Why choosing a buy-to-let property requires an entirely different approach.
Whether you’ve already got experience in the buy-to-let game, or you’re just starting out as an investor, you’ve probably already purchased a property for yourself, but buying a property for a buy-to-let investment requires an entirely different approach.
From calculating how much you’ll make from your property to ensuring you target the property to the right tenants, there are important steps to take when finding a successful property investment.
First thing to work out – the budget.
Investing in a buy-to-let property usually means putting down a pretty large deposit, and unless you have the finances to buy it outright, it also means taking out a mortgage, so it is important to work out exactly how much you can afford to spend and setting a strict budget.
It’s important to remember that buy-to-let mortgages are typically more expensive than standard mortgages, this is due to them requiring a deposit of at least 25% of the property’s value, which is 15% more than the 10% for standard mortgages, interest rates are also often higher.
It’s also important to factor in the rent you can expect to get from tenants. Lenders will typically want this to cover between 125% and 145% of your mortgage payments, meaning that if your monthly mortgage payment is £500, you should be charging between £625 and £725 in rent.
It’s also vital to set aside some money for maintenance as well as for periods where the property may be empty between tenants as you wont be receiving any rent during these periods.
What makes a sound investment?
The answer can be different depending on why you’re investing in property. If you’re focussed on long-term capital growth or working on improving a property to sell in the future, then it’s important to look for a property in an area with strong growth potential. If you’re investing to receive a steady income whilst owning the property, it’s important to choose a property with the potential for a healthy rental yield.
What’s a rental yield and how is it calculated?
The rental yield is the measure of ‘return’ or how much you earn from a property investment.
Rental yields are calculated as a percentage of the property’s value. Generally, yields of 5% or more are attractive to landlords, but whether this is achievable depends on where you buy and the rental costs in that area.
For example, a rental income of £10,000 per year on a property costing £200,000 gives you a 5% yield. A rental income of £20,000 a year on the same property gives you a 10% yield, and so on.
The average UK yield is 5.2%, but properties within London may yield less because of the higher property prices.
What sort of tenants should I appeal to?
The answer is key to finding the right property to invest in, so it is important to consider whether you want to rent to families, students or young professionals, as these people will be seeking very different properties.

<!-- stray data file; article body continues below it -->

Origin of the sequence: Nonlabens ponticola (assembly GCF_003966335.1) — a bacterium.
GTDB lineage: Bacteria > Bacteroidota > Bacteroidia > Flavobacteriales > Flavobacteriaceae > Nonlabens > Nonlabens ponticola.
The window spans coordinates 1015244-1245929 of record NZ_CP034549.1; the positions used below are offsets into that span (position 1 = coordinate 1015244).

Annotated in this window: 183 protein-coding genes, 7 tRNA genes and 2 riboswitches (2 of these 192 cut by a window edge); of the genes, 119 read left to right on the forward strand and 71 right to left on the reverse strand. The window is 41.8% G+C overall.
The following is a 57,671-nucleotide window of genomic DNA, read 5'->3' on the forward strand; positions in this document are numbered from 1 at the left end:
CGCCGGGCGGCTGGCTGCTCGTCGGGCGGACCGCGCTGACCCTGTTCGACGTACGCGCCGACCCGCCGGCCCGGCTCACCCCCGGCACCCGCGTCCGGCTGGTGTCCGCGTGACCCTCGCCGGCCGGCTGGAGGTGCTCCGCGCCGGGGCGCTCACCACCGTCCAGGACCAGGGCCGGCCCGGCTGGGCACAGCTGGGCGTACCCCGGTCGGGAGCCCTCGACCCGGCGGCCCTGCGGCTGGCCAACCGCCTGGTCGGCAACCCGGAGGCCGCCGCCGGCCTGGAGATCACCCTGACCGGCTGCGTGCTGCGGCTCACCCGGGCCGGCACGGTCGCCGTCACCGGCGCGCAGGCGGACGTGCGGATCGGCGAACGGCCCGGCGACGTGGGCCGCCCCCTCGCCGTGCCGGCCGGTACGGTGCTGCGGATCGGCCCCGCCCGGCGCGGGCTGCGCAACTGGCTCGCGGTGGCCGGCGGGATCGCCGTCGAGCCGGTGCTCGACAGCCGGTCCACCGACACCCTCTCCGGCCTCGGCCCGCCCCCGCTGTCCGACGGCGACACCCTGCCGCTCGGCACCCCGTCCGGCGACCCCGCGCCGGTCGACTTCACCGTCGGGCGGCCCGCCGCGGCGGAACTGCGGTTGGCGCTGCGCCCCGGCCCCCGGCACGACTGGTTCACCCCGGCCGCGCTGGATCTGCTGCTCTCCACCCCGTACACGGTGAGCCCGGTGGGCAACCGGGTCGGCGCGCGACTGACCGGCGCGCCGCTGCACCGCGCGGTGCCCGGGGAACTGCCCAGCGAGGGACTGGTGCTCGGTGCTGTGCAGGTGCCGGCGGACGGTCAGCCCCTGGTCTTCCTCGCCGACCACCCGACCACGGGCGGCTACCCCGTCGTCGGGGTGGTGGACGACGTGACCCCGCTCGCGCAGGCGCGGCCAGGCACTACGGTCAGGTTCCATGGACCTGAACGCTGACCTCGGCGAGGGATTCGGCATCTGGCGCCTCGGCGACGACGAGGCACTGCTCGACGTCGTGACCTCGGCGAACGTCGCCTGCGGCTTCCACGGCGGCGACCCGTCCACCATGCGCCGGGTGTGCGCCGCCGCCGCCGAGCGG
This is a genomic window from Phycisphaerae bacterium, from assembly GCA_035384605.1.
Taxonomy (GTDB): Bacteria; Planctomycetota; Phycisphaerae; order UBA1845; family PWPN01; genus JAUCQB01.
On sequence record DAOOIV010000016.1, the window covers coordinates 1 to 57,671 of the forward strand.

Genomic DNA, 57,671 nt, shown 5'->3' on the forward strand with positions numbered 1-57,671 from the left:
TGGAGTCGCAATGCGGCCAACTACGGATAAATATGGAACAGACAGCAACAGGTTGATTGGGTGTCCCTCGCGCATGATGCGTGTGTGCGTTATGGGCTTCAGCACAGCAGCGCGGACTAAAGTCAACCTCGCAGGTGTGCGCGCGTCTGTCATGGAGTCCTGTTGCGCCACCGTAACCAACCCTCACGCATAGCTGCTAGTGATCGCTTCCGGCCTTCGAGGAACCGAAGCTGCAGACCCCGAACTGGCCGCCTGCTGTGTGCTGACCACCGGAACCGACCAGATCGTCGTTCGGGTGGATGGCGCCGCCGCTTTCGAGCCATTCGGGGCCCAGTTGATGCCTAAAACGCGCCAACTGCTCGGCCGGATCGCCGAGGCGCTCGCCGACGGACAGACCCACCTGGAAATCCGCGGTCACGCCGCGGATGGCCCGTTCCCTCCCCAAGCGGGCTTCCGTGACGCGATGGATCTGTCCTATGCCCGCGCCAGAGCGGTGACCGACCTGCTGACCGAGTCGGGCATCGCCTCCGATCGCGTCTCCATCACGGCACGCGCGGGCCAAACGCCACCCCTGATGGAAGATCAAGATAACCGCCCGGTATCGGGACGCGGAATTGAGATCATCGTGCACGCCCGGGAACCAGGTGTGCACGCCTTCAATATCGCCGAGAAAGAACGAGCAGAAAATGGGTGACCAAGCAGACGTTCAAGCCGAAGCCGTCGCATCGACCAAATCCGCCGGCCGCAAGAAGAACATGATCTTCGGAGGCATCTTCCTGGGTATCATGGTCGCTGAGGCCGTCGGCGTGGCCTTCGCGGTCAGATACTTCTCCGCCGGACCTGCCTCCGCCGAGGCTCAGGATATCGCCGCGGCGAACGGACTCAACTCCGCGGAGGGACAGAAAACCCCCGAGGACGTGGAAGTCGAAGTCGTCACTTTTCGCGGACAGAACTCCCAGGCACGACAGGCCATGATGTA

It is important to think about what your target tenants will be looking for from a property, for example, a modern, well-maintained property close to public transport is more likely to appeal to young professionals, whereas a family will be seeking a larger home, closer to parks.
Remember that whoever you rent to, there are documents you must provide, including a tenancy contract. The most common type is an assured shorthold tenancy (AST), lasting for a period of between six to 12 months. You also need to place the tenants’ deposit in a deposit protection scheme, or you risk being fined.
Where do I start my search?
Think carefully about what areas you’d consider buying in, then make a list of these areas to begin your search.
You may want to start close to home, since you’ll know the area and can check on the property. But if you’re going to pay a lettings agent to manage the property, you may also want to look further afield.
What sort of property should I buy?
The right investment property may be entirely different to a home you would buy for yourself, which is why it’s important to make decisions with your head and not your heart. For example, you may love older properties, but these can come with hefty maintenance bills.
Ultimately, if you’re seeking to let as quickly as possible, you want a property with broad appeal. So, it’s important to consider the following:
Should you buy a house or flat? This will affect the type of tenant you’ll get. For example, young professionals may want an easily maintained flat, but a growing family is much more likely to go for a bigger house.
New or old build? You may find there are fewer issues with a new build and that they are less costly to maintain. However, older buildings often have more character, and may be cheaper to buy, particularly if they need some work.
A garden? Gardens, in general, have broad appeal – provided tenants want to maintain them. For some, it could be an unnecessary hassle.
And how do I buy?
You can, of course, go down the traditional route and buy through a local estate agent, or find a private seller.
The major difference will be securing a mortgage. Lenders have different criteria and processes for arranging buy-to-let mortgages compared with standard mortgages. Some landlords choose to use a mortgage broker to help them secure the best deals.
Alternatively, you may be able to bag a bargain at an auction. This is a popular option among experienced investors in particular.
Buying at auction may also avoid the lengthy process of purchasing a property through the conventional process, when you may be stuck in a chain. But make sure you do your research and understand the pros and cons before going down the auction route, as major repairs can be costly.